Across all ZIP codes, the average type 2 diabetes prevalence was 14.90%, but the rate differed substantially between high-income (9.60%) and low-income (20.06%) ZIP codes (Figure 1). There was a 10.49 percentage point variance between patients in high-income ZIP codes (51.03%) that manage their type 2 diabetes with medication compared to patients in low-income ZIP codes (40.54%). Patients in high-income ZIP codes (9.85%) utilized CGMs for diabetes management at almost twice the proportion of those in low-income ZIP codes (5.37%).
With regard to outcomes, patients in high-income ZIP codes experienced the smallest percentage of amputations (1.16%) and number of inpatient admissions (3.31) relative to low-income ZIP codes.
The disparities in type 2 diabetes prevalence and management between high-income and low-income ZIP codes in the Atlanta metropolitan area result from a complex interplay of income, social determinants, diabetes prevalence, medication access, technology use and health outcomes at the local level. The interplay of these factors differs between markets, meaning that there is no panacea for America’s diabetes crisis. While telehealth is cited as a promising solution, its effectiveness relies on more than commercial and Federal payer investment at scale.7 Moreover, certain interventions designed to reduce health inequities may inadvertently widen the disparity gap. For example, a singular focus on facilitating access – whether it be physical location, financial coverage or something else – does not guarantee widespread adoption. Despite the promise of telehealth and the efficacy of GLP-1 drugs to treat underserved populations, utilization trends reveal that those most in need of these interventions are among those using them the least.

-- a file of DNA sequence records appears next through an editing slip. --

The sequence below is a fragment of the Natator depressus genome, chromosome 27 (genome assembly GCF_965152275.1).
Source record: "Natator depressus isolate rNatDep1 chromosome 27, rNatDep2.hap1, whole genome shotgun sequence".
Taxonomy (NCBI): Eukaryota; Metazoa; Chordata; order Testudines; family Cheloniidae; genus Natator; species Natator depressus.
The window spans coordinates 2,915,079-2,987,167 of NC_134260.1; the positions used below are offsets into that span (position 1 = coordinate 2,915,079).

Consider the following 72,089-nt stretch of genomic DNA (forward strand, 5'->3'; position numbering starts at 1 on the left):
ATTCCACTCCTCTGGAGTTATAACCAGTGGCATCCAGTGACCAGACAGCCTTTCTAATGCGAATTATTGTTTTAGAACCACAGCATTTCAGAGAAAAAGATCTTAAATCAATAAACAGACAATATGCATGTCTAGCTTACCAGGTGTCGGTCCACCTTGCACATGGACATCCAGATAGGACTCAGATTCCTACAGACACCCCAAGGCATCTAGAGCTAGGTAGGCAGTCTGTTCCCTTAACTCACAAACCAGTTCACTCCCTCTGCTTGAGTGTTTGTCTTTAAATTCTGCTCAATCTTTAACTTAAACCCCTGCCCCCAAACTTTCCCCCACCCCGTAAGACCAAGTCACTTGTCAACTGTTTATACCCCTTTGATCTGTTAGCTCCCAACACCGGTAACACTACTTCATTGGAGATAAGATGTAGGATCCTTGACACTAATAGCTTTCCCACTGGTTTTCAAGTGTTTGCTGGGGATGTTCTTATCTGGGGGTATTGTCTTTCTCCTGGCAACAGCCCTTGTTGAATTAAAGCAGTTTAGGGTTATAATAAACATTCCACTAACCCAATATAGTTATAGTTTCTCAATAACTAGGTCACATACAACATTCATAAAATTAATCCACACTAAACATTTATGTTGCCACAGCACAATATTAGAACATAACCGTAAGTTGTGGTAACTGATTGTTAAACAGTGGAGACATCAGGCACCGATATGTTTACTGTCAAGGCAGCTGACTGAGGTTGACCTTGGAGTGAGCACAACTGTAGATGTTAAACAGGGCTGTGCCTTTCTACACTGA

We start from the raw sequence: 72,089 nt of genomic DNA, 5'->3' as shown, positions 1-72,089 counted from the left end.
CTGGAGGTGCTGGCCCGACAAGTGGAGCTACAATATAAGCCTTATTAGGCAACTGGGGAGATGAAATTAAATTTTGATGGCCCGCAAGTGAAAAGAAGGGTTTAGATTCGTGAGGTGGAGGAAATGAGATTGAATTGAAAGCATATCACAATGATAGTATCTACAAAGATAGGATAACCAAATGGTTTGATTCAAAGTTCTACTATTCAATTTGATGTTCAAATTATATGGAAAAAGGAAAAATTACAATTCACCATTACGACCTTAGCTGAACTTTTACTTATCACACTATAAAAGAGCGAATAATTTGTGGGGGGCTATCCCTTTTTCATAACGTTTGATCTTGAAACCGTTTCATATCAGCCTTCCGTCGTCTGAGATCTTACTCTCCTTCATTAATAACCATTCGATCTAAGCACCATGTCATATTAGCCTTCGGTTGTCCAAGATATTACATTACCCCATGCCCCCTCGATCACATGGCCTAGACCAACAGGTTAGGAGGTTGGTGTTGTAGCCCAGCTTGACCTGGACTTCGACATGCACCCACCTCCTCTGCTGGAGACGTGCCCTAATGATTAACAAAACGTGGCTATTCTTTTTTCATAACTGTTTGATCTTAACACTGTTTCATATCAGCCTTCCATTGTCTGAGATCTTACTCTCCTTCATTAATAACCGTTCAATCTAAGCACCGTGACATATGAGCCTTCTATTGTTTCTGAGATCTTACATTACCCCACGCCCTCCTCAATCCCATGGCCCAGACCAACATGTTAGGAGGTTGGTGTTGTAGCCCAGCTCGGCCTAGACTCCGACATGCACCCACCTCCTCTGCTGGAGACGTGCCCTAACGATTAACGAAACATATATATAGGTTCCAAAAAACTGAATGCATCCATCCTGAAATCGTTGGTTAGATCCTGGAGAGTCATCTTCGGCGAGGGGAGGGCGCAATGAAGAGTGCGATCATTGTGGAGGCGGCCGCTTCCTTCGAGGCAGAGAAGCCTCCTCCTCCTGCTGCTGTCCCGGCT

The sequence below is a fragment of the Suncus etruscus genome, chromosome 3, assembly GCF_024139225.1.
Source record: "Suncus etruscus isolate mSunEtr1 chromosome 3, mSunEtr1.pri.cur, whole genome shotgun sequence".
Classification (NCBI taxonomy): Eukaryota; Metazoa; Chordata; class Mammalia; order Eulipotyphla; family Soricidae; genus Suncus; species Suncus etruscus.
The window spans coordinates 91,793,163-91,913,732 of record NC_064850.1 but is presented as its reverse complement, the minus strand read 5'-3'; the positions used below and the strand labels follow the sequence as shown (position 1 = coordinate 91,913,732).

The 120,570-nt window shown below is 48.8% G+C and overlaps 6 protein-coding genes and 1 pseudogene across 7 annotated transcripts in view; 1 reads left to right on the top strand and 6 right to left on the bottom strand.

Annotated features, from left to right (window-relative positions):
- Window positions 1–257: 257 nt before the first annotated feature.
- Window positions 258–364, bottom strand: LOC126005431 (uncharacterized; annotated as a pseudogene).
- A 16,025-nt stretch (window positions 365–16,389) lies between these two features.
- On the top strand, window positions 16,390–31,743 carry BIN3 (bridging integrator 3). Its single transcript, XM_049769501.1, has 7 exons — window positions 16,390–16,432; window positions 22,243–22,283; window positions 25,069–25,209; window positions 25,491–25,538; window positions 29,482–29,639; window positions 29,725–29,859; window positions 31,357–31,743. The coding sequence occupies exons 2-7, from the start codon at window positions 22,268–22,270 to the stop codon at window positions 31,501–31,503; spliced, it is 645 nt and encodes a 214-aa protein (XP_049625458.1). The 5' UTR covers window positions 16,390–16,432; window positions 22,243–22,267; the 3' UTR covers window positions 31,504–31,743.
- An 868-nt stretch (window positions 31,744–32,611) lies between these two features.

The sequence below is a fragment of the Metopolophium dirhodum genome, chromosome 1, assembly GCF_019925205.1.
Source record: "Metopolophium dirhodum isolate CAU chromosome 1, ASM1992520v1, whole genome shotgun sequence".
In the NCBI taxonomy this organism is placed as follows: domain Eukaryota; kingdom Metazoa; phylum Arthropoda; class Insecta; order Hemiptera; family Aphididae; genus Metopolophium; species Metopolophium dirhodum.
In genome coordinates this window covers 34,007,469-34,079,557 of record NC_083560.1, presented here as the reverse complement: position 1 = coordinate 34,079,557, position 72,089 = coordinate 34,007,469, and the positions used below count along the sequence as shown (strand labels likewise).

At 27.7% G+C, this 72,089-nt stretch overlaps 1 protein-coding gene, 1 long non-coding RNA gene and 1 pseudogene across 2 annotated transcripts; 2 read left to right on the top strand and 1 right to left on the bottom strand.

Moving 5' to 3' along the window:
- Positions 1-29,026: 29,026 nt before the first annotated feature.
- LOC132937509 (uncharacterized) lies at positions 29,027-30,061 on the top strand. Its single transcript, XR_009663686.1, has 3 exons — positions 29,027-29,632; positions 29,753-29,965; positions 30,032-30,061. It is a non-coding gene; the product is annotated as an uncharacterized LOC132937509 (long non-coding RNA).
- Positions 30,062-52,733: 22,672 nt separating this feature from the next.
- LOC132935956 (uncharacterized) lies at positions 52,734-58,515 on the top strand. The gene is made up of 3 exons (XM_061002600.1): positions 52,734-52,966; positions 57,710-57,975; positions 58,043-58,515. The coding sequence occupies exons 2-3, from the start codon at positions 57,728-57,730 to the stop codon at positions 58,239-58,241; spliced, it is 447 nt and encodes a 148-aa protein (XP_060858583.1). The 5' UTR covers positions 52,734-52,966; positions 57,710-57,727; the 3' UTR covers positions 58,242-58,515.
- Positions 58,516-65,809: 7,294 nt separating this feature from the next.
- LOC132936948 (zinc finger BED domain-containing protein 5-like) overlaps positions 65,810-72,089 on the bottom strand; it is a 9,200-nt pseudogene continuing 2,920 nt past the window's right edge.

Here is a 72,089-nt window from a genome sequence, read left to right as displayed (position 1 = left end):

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The economic and health burden facing the U.S. health economy today is unsustainable and at the current rate, the delivery system is not prepared to handle an influx of sicker patients. The higher prevalence of type 2 diabetes in low-income ZIP codes, along with the disparities in medication management and use of continuous glucose monitoring, highlights the urgent need for targeted interventions to address these inequalities. Health economy stakeholders must consider strategies to improve access to type 2 diabetes treatment, enhance early detection and diagnosis, and promote innovative solutions for equitable management, with a focus on underserved populations. While tremendous strides have been made since 1975 in the treatments and tools available for managing and treating diabetes, it is not enough. These innovations can only be considered effective when the populations with the highest need can access them.
Thanks to Matt Fili, Austin Miller and Katie Patton for their research support.